Not so much any more, though it's still a good show. It's three days (plus one, if I set up Thursday) of driving an hour or more down-Cape and back every day, and with luck coming home with many fewer pots than I take with me.
I love making and firing pots. I hate retailing them. I am not a naturally sunny-dispositioned kind of guy. So three days of smiling and saying "Good morning" to people who walk into my tent out of aimless curiosity wears me out. And that's just in the morning. Saying "Good afternoon" always sounds to me like too many syllables. So after noon I go with "Hello," which seems inoffensive, attention-getting and - if I smile - relatively friendly. About a third of the time, people react as if I haven't spoken at all. Which is to say they don't react at all. I sometimes have to check my volume level and turn it up to 11.
Can you tell that I get cranky as I get closer to a show? Guilty. I do indeed. And before you ask, I do the shows in spite of my antipathy toward them because it gets the pots out there in front of people and brings in more money than if I waited here in the Falmouth countryside for visitors to show up. They usually don't.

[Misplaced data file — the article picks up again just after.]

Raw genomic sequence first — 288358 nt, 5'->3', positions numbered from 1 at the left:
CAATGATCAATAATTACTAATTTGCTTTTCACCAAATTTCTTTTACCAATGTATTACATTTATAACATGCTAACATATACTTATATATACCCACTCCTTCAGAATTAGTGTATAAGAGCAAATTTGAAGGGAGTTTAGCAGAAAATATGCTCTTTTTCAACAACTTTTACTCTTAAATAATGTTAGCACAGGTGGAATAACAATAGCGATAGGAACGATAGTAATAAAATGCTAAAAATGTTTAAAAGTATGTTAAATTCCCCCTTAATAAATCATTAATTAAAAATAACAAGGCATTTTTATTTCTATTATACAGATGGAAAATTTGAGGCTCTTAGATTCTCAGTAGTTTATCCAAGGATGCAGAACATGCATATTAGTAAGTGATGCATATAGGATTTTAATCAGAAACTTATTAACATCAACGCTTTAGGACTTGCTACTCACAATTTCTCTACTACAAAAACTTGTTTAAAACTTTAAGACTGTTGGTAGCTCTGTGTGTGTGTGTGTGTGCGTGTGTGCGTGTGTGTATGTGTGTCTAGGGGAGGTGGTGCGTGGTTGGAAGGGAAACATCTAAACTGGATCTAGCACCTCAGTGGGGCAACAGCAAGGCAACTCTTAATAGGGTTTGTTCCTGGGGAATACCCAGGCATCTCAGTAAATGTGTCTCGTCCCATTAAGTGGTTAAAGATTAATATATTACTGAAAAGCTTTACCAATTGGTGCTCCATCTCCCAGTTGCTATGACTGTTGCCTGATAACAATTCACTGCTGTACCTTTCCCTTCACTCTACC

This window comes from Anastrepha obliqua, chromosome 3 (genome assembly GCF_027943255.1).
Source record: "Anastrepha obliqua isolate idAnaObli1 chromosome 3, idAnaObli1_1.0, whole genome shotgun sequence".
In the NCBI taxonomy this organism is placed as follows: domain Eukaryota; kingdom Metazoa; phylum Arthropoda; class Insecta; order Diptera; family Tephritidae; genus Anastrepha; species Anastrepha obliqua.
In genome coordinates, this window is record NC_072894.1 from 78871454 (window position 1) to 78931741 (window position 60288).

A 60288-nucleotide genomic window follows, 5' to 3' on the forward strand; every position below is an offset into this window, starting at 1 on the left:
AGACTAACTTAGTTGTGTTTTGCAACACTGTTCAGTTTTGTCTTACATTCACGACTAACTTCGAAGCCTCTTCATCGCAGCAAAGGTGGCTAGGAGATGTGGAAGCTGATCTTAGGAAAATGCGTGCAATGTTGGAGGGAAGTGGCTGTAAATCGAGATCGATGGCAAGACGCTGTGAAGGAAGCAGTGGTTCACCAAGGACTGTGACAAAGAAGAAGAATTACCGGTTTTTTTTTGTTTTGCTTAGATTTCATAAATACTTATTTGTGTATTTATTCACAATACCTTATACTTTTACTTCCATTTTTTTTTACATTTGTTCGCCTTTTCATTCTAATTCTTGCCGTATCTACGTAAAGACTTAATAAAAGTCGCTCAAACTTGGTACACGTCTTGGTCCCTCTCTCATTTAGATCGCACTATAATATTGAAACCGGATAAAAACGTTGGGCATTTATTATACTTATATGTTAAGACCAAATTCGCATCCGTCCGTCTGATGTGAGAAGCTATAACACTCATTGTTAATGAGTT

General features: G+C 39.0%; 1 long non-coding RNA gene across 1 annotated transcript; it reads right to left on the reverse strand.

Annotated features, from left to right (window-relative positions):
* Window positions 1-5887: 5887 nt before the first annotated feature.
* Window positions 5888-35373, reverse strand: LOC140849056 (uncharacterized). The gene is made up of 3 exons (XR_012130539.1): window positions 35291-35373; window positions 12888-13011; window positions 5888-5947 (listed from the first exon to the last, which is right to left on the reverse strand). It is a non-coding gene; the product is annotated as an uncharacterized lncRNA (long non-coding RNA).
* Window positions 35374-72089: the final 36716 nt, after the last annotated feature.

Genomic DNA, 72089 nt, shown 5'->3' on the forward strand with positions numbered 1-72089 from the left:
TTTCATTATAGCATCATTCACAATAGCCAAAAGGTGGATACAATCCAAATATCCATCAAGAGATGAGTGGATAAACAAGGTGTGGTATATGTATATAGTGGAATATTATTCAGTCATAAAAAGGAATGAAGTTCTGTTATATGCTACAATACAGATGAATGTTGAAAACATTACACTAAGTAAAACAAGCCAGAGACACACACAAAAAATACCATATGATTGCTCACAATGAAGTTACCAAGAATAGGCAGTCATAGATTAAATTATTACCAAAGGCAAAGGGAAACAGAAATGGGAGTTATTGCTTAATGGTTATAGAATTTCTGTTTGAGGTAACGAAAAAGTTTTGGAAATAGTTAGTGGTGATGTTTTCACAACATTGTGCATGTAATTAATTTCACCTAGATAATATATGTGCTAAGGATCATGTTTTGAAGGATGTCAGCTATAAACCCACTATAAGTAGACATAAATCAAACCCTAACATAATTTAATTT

All of this is to set up the photos of the glazing that's going on now in the studio. I'm trying to squeeze in one more firing next week so that I can have new pots for Chatham. Also, a lovely big teabowl came out of the last firing - layered in Shino and ash glazes - and I wanted to make a few more of those. And some brushworked Nuka cups. See, I love making these things.
Here are some photos, including the top one, a detail of a fired big jar with overlapped Shinos and ash glazes. The middle two pots have just been glazed. The fish at the bottom was a dry run before attacking pots.